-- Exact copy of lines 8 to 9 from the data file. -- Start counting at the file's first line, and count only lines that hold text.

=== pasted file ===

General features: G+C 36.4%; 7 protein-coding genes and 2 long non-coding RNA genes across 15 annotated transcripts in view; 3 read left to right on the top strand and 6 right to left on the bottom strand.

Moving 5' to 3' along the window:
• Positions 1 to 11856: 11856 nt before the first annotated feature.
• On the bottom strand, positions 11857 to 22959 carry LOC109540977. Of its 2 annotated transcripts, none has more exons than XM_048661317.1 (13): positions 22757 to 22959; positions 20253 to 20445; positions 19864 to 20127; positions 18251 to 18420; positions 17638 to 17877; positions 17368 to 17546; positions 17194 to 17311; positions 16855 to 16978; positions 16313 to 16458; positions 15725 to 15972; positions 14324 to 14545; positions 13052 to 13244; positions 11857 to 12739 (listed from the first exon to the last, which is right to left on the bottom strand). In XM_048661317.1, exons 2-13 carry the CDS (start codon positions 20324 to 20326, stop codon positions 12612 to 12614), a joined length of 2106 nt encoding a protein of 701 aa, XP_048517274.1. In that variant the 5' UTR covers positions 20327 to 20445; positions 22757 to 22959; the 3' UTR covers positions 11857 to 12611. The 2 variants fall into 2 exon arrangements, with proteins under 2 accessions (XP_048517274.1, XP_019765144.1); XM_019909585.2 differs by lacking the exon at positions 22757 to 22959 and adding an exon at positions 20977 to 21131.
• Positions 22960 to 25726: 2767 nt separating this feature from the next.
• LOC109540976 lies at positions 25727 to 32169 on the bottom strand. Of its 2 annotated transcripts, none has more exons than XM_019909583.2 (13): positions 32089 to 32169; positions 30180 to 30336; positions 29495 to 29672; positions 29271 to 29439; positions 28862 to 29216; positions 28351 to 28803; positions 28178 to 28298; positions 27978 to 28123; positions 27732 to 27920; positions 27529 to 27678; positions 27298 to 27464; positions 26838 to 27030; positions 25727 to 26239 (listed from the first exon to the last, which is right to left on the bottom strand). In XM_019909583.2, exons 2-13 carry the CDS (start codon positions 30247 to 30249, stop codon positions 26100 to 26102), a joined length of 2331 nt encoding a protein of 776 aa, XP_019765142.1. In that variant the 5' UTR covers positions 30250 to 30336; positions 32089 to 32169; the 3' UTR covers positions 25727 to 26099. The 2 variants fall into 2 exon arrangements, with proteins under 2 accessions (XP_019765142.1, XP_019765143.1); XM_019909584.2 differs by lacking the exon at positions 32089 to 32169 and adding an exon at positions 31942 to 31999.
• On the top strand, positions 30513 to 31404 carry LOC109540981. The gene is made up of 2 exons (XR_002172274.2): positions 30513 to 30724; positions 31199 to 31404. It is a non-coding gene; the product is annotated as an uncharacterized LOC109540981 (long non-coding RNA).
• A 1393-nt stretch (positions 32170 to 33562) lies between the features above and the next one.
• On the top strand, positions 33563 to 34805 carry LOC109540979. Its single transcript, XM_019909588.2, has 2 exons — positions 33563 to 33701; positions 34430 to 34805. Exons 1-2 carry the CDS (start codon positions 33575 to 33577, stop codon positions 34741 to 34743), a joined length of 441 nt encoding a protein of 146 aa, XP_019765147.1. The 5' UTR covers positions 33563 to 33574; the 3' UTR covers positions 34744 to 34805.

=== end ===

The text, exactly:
• A 1393-nt stretch (positions 32170 to 33562) lies between the features above and the next one.
• On the top strand, positions 33563 to 34805 carry LOC109540979. Its single transcript, XM_019909588.2, has 2 exons — positions 33563 to 33701; positions 34430 to 34805. Exons 1-2 carry the CDS (start codon positions 33575 to 33577, stop codon positions 34741 to 34743), a joined length of 441 nt encoding a protein of 146 aa, XP_019765147.1. The 5' UTR covers positions 33563 to 33574; the 3' UTR covers positions 34744 to 34805.